POLITICS
06/06/2017 03:53 pm ET Updated Jun 06, 2017

Attorney General Jeff Sessions Reportedly Said He Could Resign

Sean Spicer refused to say whether Trump still has confidence in Sessions.

Attorney General Jeff Sessions reportedly suggested resigning over his rift with President Donald Trump, according to multiple outlets.

The revelation follows a New York Times report on Monday describing Trump’s growing frustration with his attorney general, whom the president reportedly blames for the escalation of an FBI probe into ties between Trump’s campaign and Russian officials.

New York Times reporter Maggie Haberman on Tuesday confirmed an earlier ABC report about Sessions floating the possibility of resigning.

“Confirmed that Sessions at one point told the president, amid tensions NYT reported last night, that he needed room to do his job and did not need to remain [in] it if the president didn’t want him there,” Haberman tweeted Tuesday. 

On Tuesday evening, a Justice Department spokeswoman told CNN that Sessions is not stepping down.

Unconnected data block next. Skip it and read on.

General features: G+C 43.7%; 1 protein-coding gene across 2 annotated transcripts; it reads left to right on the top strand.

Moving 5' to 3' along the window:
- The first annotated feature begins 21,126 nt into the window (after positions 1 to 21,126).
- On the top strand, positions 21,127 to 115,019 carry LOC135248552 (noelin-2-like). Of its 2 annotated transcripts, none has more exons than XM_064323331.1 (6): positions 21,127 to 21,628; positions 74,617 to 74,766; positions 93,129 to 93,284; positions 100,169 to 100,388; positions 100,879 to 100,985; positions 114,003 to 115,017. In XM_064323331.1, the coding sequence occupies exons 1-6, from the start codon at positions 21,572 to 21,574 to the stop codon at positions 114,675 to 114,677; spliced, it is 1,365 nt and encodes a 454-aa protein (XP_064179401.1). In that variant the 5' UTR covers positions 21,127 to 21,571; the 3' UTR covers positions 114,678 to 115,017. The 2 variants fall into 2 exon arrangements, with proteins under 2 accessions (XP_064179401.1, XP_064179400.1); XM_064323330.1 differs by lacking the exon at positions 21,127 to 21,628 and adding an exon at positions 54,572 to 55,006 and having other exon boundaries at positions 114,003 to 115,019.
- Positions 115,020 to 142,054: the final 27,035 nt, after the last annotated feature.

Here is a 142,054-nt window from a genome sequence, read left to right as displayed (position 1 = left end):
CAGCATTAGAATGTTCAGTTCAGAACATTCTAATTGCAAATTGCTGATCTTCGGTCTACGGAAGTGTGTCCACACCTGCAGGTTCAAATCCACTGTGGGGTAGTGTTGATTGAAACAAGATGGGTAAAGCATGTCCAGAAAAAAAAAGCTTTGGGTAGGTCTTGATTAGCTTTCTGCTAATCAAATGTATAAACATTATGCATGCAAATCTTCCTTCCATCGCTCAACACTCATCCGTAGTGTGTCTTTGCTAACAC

White House press secretary Sean Spicer refused to answer a question earlier in the day about whether Trump still has confidence in the attorney general.

“I don’t have a comment on that,” Spicer told reporters during his daily briefing, when asked to describe the president’s confidence in Sessions. Pressed further, Spicer said, “I have not had that discussion with [Trump], and if I haven’t had a discussion about a subject, I tend not to speak about it.”

On Tuesday, Trump also tweeted his frustration with the Justice Department’s adjustments to his first travel ban ― changes that were aimed at trying to convince federal judges to uphold the ban. Trump had, of course, approved those changes when he signed the revised executive order. 

In March, Sessions formally recused himself from the Russia investigation after it was revealed that he had held at least two meetings with Russia’s ambassador during the presidential campaign and then failed to disclose those meetings to senators during his confirmation process. 

Spicer’s “no comment” set off a buzz in Washington partly because the last time he was asked whether Trump had “confidence” in an administration official, that person was James Comey, now the former FBI director. A week after Spicer said the president had “confidence in the director,” Trump fired Comey.

Comey is set to testify before the Senate on Thursday about his conversations with Trump.

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